If you read my last post, you'll be all prepped for the ongoing "week in review" posts which I hope to start putting here regularly again. You'll also know this one is cheating a bit, since I'm actually catching up on most of the month of October and just putting it all here. Here are some of the choice picks from the month gathered in one place.
My review for the banned-books write-off this year was of John Steinbeck's Of Mice and Men. Not the first time I'd read the book, but it had been a lot of years. Still just as powerful -- and disturbing -- as I remembered.
The sweet girl and I continued to wend our way through the Civil War and Lincoln. Two good reads for the elementary age crowd, the chapter book My Brother's Keeper and the picture book Lincoln Tells a Joke. My Brother's Keeper is by Mary Pope Osborne of Magic Treehouse Fame. It's a fictional diary by a nine year old girl living in Gettysburg at the time of the battle. Lincoln Tells a Joke is a lively, clever (but still respectful) picture book biography of our sixteenth president. Wonderful illustrations.
I don't write many reviews in travel, but from time to time I'll review an historic site we've visited. We loved our visit to the Frick Estate in Pittsburgh (thanks to the free RAD Days in October) which includes a Victorian era home, car & carriage museum, and art museum. Here's my enthusiastic take on the Frick Car and Carriage Museum.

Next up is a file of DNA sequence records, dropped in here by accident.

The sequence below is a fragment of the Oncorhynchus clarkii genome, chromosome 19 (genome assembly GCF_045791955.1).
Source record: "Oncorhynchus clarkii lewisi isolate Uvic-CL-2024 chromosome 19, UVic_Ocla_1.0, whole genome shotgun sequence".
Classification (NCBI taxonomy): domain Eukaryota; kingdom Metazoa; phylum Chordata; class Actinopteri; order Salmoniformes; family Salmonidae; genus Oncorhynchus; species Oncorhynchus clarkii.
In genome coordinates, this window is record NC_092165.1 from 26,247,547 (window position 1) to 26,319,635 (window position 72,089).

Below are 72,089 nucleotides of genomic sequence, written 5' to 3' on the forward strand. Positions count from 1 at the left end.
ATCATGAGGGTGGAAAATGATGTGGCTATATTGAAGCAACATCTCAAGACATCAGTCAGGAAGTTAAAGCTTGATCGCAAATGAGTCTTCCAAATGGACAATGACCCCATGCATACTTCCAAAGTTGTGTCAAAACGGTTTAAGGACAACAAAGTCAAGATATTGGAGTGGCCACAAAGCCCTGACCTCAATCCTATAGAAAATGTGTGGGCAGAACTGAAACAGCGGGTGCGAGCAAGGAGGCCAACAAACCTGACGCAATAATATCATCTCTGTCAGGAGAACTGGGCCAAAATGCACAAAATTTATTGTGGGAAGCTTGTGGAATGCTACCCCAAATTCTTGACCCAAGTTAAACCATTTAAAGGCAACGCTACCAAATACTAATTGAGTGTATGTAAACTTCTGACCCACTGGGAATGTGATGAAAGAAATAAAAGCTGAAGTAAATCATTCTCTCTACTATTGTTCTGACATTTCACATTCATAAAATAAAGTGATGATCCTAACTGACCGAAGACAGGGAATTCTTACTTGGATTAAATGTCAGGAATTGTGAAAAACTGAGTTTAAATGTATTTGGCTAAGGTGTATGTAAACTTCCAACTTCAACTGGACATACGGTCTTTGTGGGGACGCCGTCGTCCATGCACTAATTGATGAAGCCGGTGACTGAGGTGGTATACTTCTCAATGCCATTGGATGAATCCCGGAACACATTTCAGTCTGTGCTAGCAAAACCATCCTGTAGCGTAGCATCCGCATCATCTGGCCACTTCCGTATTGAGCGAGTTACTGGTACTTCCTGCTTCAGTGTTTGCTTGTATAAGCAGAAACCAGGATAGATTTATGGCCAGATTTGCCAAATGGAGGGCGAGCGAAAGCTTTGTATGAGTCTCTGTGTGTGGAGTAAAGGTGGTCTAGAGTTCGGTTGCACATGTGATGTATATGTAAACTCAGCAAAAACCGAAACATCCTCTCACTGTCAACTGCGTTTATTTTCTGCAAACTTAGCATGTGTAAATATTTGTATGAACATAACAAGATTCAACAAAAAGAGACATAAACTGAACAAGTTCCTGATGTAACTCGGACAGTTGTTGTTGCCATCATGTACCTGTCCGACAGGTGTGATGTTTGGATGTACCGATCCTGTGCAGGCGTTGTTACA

My fascination with all things Emily continues. We enjoyed Jane Yolen's picture book My Uncle Emily. This was one of those books that I discovered I liked even more than I realized when I sat down to review it. Sometimes the careful looking and thinking you do about a book when you review it helps you uncover things you missed the first time through when you just approached it as a reader ready to enjoy.
Just in time for the sequel (which I know I won't see in the theater anyway) we finally watched and enjoyed the "new" Sherlock Holmes film. Ahem...new meaning it came out in 2009. Robert Downey Jr. and Jude Law give great performances in this oddly contemporary telling of Sherlock Holmes -- still set in Victorian Era London, but not quite the Holmes and Watson you're used to. I liked it a lot.
Even in our family read-alouds we kept up the Victorian theme. Two classics during October, both lovely: Frances Hodgson Burnett's The Secret Garden and the Mowgli Stories from Rudyard Kipling's Jungle Book. Nicola Bayley's illustrations in the Candlewick Press edition (the one I reviewed) are stunning.